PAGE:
For several years, when one entered Évée Amirault’s store, one could see a big fish tooth on the wall, upon which was registered the following date: 19 June 1919. This tooth belonged to the famous Blackfish that was caught that day in the harbour.
The big fish had beached on the edge of the channel, just west of Corn Island, in Pubnico Harbour. François, son of Fulgence d’Entremont, saw it first. He had enrolled himself in the American army at the time of World War I and had returned home disabled. He never ventured too far from his house and entertained himself by observing the harbour; they had such a good view of it from their house. On this particular day, he saw something black on the edge of the channel around Corn Island and looking through his binoculars he noticed a large fish that couldn’t get dislodged because the tide was going down. François informed his neighbours of this and after dinner the four of them
(Raymond Amirault, Alcide Amirault, Joseph Eloi d’Eon, and Abel à Vincent d’Eon) took a large dory and decided to go see the big fish up close. They brought a long cable, a couple of large hooks, (like one would use to paint a house) and a gun. As it was low tide, they had to push the dory through the mud flats to the channel. Abel took the rifle and fired a few shots at the head of the fish; it made no response. The men realized that they would not get anywhere that way, so they decided to tow the fish alive when the tide was sufficiently high and everything was ready. Two of the men stayed in the area. According to them, it would have been easier to tow a house than the Blackfish. The Blackfish was by no means laid out to be pulled around.
Meanwhile, two boys of the village, Adolphe d’Eon and his cousin Désiré d’Eon, had left with another dory and joined the group. They added this dory to the first one, but even with four pairs of oars, the Blackfish would not be subdued. However, when the tide had risen a sufficient amount, Justinien, son of Pius d’Entremont, came with his gasoline boat to see what he could do. He changed places with the dories and the struggle continued. At times, the boat gained headway, at times, it was pulled back. With enough effort and patience they managed to tow the large fish to the shore, below David Amirault’s house.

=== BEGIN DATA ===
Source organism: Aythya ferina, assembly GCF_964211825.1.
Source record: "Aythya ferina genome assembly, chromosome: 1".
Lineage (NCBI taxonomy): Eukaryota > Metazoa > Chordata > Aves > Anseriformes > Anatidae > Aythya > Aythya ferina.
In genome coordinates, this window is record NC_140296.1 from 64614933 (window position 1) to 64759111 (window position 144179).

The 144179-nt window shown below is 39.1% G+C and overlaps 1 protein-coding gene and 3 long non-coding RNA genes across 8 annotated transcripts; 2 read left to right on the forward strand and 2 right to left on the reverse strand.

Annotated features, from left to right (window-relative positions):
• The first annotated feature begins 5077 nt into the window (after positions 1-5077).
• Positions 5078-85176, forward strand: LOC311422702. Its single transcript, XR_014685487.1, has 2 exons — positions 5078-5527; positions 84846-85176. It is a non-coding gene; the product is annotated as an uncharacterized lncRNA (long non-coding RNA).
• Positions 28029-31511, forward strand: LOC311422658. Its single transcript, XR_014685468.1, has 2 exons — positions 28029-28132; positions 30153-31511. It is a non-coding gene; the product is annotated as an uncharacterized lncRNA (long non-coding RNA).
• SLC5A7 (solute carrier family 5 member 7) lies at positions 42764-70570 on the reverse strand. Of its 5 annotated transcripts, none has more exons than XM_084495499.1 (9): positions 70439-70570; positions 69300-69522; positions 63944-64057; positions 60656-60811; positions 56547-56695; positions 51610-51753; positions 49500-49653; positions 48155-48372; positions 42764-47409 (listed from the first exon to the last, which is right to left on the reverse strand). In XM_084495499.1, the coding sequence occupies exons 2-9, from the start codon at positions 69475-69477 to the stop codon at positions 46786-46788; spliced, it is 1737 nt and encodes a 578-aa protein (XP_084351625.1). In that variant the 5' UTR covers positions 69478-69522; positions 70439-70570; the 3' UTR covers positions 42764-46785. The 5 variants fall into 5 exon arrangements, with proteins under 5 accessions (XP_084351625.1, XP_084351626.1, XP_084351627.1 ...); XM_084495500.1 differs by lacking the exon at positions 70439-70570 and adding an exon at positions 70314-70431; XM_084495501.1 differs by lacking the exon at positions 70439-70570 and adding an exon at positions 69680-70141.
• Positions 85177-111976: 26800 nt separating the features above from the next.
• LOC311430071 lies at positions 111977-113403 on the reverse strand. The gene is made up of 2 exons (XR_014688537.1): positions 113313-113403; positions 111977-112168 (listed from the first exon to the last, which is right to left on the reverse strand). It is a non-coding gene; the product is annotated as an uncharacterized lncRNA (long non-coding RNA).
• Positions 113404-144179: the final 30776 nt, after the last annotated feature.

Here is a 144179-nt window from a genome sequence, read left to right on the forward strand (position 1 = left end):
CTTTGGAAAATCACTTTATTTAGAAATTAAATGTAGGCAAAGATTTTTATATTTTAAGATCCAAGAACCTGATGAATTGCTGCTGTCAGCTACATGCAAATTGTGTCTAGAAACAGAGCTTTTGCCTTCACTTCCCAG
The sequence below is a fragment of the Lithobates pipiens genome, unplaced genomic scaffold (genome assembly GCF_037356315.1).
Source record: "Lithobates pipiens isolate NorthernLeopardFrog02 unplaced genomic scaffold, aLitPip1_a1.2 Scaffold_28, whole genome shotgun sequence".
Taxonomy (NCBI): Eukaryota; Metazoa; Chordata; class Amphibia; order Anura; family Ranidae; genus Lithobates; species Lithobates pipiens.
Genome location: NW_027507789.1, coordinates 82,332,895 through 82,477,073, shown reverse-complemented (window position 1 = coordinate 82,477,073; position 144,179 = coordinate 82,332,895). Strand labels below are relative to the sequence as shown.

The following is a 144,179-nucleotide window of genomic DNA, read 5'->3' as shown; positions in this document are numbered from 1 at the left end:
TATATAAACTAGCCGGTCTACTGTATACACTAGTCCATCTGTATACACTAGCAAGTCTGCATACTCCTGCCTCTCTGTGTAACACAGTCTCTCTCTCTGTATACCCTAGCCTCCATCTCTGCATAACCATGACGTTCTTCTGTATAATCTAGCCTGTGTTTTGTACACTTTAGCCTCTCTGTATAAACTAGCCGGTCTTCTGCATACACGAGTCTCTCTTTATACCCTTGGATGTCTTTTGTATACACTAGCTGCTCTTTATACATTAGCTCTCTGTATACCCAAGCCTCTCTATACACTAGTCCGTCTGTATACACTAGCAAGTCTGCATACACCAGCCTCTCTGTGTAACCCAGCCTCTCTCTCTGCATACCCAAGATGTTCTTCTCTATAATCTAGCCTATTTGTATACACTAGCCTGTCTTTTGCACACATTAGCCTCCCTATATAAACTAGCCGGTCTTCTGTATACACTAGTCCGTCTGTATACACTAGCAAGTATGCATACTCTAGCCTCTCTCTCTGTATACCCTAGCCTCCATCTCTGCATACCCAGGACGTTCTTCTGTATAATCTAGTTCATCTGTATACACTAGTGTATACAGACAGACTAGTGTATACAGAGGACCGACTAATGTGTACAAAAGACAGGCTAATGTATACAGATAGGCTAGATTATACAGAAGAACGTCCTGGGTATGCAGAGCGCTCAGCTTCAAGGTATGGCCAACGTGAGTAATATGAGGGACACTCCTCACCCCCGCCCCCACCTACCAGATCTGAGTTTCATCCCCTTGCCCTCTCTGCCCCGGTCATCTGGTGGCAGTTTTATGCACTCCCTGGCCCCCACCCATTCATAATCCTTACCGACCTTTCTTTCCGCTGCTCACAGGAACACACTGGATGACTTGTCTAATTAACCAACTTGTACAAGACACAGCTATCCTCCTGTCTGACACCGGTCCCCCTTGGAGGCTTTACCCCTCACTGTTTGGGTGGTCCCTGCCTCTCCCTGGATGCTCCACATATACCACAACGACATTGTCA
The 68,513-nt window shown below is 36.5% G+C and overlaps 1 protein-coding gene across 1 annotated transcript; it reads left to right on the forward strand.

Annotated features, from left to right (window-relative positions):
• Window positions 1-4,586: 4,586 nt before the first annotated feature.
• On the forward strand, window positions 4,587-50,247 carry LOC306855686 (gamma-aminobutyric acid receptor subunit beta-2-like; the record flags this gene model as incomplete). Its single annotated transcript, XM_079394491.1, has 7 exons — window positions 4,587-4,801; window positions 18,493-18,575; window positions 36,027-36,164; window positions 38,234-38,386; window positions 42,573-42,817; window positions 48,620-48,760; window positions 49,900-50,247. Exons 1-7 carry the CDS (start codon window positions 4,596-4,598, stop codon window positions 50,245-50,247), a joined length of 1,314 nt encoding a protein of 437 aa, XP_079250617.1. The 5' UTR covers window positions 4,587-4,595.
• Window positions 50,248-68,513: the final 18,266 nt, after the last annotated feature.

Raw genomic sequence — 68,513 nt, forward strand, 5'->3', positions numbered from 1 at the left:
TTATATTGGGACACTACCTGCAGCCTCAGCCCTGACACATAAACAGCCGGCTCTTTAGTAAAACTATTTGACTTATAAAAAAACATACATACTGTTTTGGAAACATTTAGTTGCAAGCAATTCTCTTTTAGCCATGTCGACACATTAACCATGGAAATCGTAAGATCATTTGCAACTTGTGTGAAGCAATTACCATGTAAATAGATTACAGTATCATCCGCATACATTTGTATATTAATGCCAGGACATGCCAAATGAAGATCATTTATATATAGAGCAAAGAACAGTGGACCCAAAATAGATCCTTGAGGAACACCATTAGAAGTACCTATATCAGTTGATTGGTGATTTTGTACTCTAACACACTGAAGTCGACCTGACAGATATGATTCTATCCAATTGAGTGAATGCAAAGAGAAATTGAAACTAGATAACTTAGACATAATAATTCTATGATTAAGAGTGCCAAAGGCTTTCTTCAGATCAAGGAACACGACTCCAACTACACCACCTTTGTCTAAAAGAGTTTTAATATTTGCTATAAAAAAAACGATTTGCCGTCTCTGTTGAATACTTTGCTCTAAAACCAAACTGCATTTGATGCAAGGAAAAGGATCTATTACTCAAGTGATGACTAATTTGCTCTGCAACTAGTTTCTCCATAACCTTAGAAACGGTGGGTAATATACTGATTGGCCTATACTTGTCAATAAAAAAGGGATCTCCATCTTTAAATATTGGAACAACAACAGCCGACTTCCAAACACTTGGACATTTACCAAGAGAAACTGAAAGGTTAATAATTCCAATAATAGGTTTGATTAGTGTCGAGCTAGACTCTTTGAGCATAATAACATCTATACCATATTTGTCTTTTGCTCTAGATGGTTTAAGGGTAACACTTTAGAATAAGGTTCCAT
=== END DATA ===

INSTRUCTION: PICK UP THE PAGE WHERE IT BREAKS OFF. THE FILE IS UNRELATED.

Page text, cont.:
The next morning, despite having spent the night on the shore, the Blackfish was still very much alive. To finish it off, they decided to “bleed it”, as they did with the pigs, which old Elie d’Eon accomplished using his scythe.
During the evening of 9 June, as well as the following day, a great number of people from the village came to see the large fish; it was indeed the largest that was ever caught in the harbour. It measured about eighteen feet in length.
“Blackfish” was the popular name given to the creature by the English. Its true name was “Grampus” and it is a member the whale family.
Evée Amirault’s store.These mammals have a thick layer of “bacon” (fat insulation) on their back, which provides good oil. Unfortunately, the two barrels of oil they extracted was somewhat “burned” and they could only obtain two dollars per gallon. Our watchmaker, Jérome d’Entremont, had more success. He managed to save some bottles of oil taken from the jaws of the fish and made use of them at work.
N.B. The tooth which was at Évée Amirault’s store is now at the museum of the village; gift of Robert L. d’Entremont, nephew of The Amirault family. Eugène d’Entremont had another one at his house on the Argyle Sound Road.